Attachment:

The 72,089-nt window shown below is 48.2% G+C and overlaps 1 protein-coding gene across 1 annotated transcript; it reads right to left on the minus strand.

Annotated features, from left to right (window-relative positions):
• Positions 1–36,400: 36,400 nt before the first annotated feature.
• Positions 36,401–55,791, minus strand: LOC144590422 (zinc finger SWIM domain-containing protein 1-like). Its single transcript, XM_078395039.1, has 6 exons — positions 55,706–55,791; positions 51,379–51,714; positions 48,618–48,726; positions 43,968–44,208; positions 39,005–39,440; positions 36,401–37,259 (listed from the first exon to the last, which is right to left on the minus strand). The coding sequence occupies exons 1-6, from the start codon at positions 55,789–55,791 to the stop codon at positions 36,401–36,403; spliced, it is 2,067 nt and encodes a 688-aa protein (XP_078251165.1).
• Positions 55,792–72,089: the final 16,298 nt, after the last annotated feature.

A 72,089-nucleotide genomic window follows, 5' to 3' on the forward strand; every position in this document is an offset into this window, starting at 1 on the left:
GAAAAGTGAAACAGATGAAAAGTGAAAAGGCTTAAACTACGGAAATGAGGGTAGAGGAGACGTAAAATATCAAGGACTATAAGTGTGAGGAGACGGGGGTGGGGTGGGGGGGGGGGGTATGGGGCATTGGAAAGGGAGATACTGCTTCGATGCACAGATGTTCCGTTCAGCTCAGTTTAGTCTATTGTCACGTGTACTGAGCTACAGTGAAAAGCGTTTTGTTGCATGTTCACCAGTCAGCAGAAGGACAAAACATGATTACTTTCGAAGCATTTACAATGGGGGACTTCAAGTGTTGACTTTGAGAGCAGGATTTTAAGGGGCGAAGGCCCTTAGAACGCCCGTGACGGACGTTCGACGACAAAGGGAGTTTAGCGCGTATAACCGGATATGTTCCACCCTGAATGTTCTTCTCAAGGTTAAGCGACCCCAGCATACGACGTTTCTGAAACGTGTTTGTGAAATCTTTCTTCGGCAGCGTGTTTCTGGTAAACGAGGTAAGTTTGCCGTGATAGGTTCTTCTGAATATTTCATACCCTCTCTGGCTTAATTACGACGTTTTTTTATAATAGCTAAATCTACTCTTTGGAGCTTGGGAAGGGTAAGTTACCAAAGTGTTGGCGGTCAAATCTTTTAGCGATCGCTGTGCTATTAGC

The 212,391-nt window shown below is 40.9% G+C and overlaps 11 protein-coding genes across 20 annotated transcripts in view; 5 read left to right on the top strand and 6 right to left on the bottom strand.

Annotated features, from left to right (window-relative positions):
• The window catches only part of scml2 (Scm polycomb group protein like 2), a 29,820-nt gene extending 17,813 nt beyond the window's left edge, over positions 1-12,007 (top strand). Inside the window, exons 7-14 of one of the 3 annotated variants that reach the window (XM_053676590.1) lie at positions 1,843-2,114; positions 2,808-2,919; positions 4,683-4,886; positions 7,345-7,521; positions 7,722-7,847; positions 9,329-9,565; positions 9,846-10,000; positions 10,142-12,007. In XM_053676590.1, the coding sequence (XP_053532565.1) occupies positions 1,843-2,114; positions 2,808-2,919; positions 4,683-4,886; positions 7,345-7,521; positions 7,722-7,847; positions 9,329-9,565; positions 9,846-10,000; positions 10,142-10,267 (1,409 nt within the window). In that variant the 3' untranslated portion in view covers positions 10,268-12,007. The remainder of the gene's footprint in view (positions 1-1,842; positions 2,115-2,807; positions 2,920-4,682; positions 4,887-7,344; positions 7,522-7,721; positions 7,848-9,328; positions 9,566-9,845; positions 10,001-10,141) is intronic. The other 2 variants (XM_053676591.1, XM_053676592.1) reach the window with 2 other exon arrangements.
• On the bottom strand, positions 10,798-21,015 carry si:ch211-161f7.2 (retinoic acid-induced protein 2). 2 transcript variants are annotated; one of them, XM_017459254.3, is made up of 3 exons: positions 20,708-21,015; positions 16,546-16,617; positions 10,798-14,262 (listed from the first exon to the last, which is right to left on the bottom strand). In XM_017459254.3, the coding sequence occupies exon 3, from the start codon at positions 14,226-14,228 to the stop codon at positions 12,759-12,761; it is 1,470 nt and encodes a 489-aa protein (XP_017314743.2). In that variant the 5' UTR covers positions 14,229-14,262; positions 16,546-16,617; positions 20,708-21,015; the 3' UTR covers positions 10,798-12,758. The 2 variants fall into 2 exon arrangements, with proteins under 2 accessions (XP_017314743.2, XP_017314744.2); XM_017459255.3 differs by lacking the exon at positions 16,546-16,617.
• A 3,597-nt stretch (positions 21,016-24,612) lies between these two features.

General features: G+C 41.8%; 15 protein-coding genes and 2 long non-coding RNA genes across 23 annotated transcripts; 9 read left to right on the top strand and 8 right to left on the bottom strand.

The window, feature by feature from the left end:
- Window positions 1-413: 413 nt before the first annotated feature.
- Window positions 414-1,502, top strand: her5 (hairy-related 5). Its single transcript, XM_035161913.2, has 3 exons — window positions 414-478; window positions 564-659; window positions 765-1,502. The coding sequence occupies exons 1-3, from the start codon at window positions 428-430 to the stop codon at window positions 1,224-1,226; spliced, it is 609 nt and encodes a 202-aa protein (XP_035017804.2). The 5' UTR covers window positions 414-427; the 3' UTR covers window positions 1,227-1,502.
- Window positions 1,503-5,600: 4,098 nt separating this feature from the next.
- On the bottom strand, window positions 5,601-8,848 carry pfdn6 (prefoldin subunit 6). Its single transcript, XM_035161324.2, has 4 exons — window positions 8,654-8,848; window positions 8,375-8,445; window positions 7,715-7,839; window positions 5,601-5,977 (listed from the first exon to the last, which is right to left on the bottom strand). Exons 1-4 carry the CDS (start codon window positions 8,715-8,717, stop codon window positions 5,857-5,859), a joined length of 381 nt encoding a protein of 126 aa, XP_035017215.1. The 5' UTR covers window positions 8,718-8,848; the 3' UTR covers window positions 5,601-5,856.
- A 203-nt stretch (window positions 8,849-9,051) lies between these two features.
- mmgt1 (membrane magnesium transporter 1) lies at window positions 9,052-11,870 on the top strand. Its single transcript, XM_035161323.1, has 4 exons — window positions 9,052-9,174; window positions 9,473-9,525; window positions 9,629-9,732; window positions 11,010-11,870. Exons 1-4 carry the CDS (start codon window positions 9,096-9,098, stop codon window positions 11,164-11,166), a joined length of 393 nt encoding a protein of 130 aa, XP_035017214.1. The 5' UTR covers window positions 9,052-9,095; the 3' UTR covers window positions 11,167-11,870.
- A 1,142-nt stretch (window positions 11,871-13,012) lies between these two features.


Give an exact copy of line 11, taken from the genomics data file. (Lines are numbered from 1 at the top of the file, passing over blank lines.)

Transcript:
• On the bottom strand, positions 10,798-21,015 carry si:ch211-161f7.2 (retinoic acid-induced protein 2). 2 transcript variants are annotated; one of them, XM_017459254.3, is made up of 3 exons: positions 20,708-21,015; positions 16,546-16,617; positions 10,798-14,262 (listed from the first exon to the last, which is right to left on the bottom strand). In XM_017459254.3, the coding sequence occupies exon 3, from the start codon at positions 14,226-14,228 to the stop codon at positions 12,759-12,761; it is 1,470 nt and encodes a 489-aa protein (XP_017314743.2). In that variant the 5' UTR covers positions 14,229-14,262; positions 16,546-16,617; positions 20,708-21,015; the 3' UTR covers positions 10,798-12,758. The 2 variants fall into 2 exon arrangements, with proteins under 2 accessions (XP_017314743.2, XP_017314744.2); XM_017459255.3 differs by lacking the exon at positions 16,546-16,617.